Sections of excisional wound model in Pigs (H&E staining):
A-C (Day 7) Figure A. Skin defect is filled with a full-thickness and continuous layer of granulation tissue (GT). Arrowheads: edges of GT. Figure B. Medium magnification of the GT. Arrow: epidermal edge. Asterisks: crust composed of fibrin, blood and neutrophils. Figure C. High magnification of the contralateral edge. Arrow: advancing edge of the epidermis. Asterisk: serocellular crust.
D-G (Day 21) Figure D. GT fills the skin defect and contains small surface irregularities. Arrowheads: interface of pre-existing dermis and GT. Arrow: area shown in G. Figure E. Medium magnification of boxed area shown in D. GT is fully covered by a layer of newly grown epidermis above which there is a serocellular crust (white asterisks). Figure F. High magnification of the boxed area in E. Figure G. High magnification collections of multinucleated giant cells and other mononuclear cells (arrows) deep in the GT.
Sections of excisional wound model in STZ-induced diabetic rats (H&E staining):
A-E (Day 5) Figure A. Sub gross image of the healing wound. Arrowheads: dermis flanking the granulation tissue. Figure B. Low magnification of granulation tissue (GT) at different stages, depicted as the level of cellular density (Figure C and Figure D show high magnification). Figure E. High magnification of the edge of the wound. Arrows: interface between GT (asterisk) and the dermis. Arrowhead: Edge of the epidermis in the process of re-epithelialization.
F-I (Day 10) Figure F. Sub gross image of the healing wound. Arrowheads: Dermis flanking the granulation tissue (black); Opposing edges of the epidermis (red). Figure G. High magnification of typical appearance of GT which has not undergone re-epithelialization. GT at the bottom of image is older and more mature. GT in the superficial third of section is inflamed and less mature. Figure H. Medium magnification of edge of the wound. GT fills full thickness of the wound bed. Arrows: GT junction with the dermis; Arrowheads: newly formed epidermis covering GT (re-epithelialization). Figure I. High magnification of the advancing epidermis (arrow) with mildly inflamed GT below.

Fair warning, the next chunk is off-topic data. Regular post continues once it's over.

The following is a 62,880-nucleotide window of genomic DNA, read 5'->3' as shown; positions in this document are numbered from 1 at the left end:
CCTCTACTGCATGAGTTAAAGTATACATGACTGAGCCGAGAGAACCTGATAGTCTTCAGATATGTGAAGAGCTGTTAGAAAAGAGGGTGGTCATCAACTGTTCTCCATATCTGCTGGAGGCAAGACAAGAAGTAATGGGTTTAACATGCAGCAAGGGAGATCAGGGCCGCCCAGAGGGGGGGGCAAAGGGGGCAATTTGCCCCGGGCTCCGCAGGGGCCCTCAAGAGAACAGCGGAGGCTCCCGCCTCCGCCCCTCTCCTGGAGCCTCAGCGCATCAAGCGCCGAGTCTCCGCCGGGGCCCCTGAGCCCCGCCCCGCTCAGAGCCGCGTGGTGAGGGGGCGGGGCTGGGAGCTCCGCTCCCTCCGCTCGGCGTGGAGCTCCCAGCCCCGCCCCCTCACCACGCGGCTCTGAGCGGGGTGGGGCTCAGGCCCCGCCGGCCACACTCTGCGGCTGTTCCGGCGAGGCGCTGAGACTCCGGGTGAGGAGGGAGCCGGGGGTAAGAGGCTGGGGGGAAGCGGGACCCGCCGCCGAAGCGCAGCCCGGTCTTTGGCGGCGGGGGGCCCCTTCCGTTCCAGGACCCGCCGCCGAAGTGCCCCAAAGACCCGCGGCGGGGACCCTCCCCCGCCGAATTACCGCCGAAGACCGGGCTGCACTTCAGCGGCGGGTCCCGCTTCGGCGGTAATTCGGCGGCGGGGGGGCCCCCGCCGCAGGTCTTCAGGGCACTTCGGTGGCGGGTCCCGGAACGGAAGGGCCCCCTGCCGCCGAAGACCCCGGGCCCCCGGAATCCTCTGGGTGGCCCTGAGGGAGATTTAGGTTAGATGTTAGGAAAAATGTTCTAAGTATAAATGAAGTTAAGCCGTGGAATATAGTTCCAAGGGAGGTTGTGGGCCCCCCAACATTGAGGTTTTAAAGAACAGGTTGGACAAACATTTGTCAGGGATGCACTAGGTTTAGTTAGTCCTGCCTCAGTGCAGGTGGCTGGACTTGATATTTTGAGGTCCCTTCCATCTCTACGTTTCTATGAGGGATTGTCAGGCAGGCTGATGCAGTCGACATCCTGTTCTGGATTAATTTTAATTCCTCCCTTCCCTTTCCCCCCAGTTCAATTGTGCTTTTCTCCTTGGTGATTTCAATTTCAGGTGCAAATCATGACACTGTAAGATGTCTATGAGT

J-M (Day 15) Figure J. Sub gross image of the healed wound. Arrowheads: junction of the dermis and GT (black); Edges of the pre-existing epidermis (red). The surface of the scar is nearly flush the flanking skin. The epidermis between these was formed de novo via re-epithelialization. Figure K. Medium magnification of the central region of the scar. A thick band of GT is covered by newly formed epidermis. Arrowheads: very small collections of mononuclear cells. Figure L. High magnification features of GT of intermediate maturity are seen. Arrowheads: blood vessels. Figure M. High magnification of the interface of the GT and the dermis (arrowheads).
Wound score over the course of healing in the rat model of wound healing
Sillivan, T., Eaglestin, W., Davis, S., Mertz, P. The pig as a model for human wound healing. Wound Repair and Regenerative Medicine. 2001. (9): 66-76.